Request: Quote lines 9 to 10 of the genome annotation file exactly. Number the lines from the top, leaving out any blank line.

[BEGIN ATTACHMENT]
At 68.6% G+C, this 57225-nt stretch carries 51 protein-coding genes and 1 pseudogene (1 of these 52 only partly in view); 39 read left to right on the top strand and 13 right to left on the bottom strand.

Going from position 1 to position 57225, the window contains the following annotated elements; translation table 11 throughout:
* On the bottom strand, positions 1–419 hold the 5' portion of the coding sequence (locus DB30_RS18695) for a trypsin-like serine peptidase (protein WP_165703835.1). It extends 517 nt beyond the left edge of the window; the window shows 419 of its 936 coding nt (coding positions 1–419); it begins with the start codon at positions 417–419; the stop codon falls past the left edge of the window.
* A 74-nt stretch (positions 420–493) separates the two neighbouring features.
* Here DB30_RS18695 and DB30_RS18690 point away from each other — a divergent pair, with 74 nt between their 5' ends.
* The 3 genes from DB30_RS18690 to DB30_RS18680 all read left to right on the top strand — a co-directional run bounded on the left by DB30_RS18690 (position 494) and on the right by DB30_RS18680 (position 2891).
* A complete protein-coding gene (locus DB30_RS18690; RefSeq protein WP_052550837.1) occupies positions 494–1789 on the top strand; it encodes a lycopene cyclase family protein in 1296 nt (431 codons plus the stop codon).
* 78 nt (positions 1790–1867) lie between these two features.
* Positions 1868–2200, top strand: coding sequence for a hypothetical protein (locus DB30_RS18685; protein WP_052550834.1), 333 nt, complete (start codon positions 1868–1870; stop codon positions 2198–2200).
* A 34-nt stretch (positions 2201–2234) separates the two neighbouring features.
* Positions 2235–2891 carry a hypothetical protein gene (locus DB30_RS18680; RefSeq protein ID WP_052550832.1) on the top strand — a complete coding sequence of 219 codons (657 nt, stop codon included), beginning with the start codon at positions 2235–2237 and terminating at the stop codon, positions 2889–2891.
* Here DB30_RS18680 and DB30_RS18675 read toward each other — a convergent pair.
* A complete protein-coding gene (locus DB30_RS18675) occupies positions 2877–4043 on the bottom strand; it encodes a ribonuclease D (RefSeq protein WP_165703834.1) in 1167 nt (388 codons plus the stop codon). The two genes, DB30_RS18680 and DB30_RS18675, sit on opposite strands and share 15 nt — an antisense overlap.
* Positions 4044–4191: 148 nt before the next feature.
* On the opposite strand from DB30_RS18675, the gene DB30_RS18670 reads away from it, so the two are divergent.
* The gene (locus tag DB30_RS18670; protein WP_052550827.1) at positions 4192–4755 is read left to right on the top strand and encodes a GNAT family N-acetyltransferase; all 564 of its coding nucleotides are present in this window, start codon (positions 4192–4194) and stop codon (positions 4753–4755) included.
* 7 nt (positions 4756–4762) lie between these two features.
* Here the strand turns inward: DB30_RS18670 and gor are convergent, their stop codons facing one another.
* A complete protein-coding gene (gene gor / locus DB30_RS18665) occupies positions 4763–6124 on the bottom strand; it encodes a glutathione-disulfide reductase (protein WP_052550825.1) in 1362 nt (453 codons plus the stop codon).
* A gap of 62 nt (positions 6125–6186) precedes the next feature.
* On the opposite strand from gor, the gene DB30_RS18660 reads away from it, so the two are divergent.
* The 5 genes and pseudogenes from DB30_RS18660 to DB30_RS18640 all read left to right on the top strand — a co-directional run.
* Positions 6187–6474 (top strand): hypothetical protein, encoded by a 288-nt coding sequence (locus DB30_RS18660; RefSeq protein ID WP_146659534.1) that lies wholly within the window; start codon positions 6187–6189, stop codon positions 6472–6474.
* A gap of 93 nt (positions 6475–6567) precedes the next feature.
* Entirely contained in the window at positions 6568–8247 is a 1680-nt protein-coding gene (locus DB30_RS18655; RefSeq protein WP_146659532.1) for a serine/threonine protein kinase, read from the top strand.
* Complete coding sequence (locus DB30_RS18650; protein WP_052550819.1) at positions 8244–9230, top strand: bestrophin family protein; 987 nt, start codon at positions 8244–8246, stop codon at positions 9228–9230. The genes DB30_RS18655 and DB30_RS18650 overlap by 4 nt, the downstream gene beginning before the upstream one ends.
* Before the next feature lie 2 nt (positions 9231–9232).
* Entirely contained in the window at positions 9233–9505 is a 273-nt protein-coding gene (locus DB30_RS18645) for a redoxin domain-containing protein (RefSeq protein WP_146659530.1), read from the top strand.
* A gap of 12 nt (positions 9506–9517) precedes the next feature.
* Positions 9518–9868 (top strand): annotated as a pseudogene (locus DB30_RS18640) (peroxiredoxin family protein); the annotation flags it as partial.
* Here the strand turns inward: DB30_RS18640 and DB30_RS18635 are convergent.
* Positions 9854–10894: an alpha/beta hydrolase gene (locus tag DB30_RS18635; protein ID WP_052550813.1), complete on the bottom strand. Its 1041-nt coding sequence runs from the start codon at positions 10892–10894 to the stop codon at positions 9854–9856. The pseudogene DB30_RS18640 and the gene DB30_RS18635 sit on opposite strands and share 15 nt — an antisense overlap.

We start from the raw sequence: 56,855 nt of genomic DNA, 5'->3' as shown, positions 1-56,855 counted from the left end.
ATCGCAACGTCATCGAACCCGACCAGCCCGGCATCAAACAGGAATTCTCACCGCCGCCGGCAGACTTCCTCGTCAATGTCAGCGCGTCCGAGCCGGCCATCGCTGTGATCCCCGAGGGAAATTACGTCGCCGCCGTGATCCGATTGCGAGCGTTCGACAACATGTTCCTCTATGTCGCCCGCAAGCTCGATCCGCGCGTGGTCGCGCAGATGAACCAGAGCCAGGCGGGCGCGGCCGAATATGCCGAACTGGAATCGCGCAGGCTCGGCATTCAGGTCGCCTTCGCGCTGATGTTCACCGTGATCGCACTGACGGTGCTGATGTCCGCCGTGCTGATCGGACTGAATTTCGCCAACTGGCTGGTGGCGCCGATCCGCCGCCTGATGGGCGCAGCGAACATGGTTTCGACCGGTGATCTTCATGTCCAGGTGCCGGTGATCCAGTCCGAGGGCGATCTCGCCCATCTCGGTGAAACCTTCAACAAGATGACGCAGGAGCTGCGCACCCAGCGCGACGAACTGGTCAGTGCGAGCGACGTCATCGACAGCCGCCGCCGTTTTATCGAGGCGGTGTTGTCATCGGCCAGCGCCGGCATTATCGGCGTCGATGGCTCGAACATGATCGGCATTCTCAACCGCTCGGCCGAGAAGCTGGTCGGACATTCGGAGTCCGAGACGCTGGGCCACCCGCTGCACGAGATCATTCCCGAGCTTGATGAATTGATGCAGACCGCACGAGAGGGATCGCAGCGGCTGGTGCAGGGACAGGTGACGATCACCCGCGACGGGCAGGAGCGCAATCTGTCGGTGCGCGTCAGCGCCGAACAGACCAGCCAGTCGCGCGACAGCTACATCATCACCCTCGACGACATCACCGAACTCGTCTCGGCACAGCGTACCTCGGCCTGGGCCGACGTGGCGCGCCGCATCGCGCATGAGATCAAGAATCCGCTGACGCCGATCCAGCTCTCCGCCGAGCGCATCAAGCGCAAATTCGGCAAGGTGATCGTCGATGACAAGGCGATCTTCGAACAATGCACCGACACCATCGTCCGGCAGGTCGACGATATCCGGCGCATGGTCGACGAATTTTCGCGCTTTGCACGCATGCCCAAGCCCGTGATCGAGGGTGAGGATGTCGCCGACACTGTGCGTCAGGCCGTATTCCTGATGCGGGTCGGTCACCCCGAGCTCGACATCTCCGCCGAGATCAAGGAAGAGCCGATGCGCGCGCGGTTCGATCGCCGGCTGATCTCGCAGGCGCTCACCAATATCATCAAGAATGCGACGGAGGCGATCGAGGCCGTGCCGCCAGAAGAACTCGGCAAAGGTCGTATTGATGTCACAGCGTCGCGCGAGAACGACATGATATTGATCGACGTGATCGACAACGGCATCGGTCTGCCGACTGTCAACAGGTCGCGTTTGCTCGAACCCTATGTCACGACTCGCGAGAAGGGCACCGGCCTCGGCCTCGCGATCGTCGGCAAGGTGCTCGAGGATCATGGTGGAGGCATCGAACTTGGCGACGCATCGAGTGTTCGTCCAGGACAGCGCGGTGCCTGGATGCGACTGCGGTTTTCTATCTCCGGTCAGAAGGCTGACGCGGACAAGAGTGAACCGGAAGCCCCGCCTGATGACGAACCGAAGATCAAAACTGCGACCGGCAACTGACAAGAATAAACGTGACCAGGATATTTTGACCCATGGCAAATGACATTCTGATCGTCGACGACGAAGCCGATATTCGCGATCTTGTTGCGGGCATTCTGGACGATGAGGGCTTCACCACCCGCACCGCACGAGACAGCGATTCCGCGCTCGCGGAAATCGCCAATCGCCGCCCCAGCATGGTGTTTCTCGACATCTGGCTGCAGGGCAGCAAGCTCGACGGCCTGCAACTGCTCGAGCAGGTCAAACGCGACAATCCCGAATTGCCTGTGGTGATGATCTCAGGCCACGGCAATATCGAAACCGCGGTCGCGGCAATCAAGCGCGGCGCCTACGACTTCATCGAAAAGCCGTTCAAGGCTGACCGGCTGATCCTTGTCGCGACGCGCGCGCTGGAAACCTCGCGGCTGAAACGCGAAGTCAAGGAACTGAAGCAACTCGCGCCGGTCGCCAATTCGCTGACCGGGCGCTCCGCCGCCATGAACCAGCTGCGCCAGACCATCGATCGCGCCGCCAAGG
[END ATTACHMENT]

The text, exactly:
* Positions 1868–2200, top strand: coding sequence for a hypothetical protein (locus DB30_RS18685; protein WP_052550834.1), 333 nt, complete (start codon positions 1868–1870; stop codon positions 2198–2200).
* A 34-nt stretch (positions 2201–2234) separates the two neighbouring features.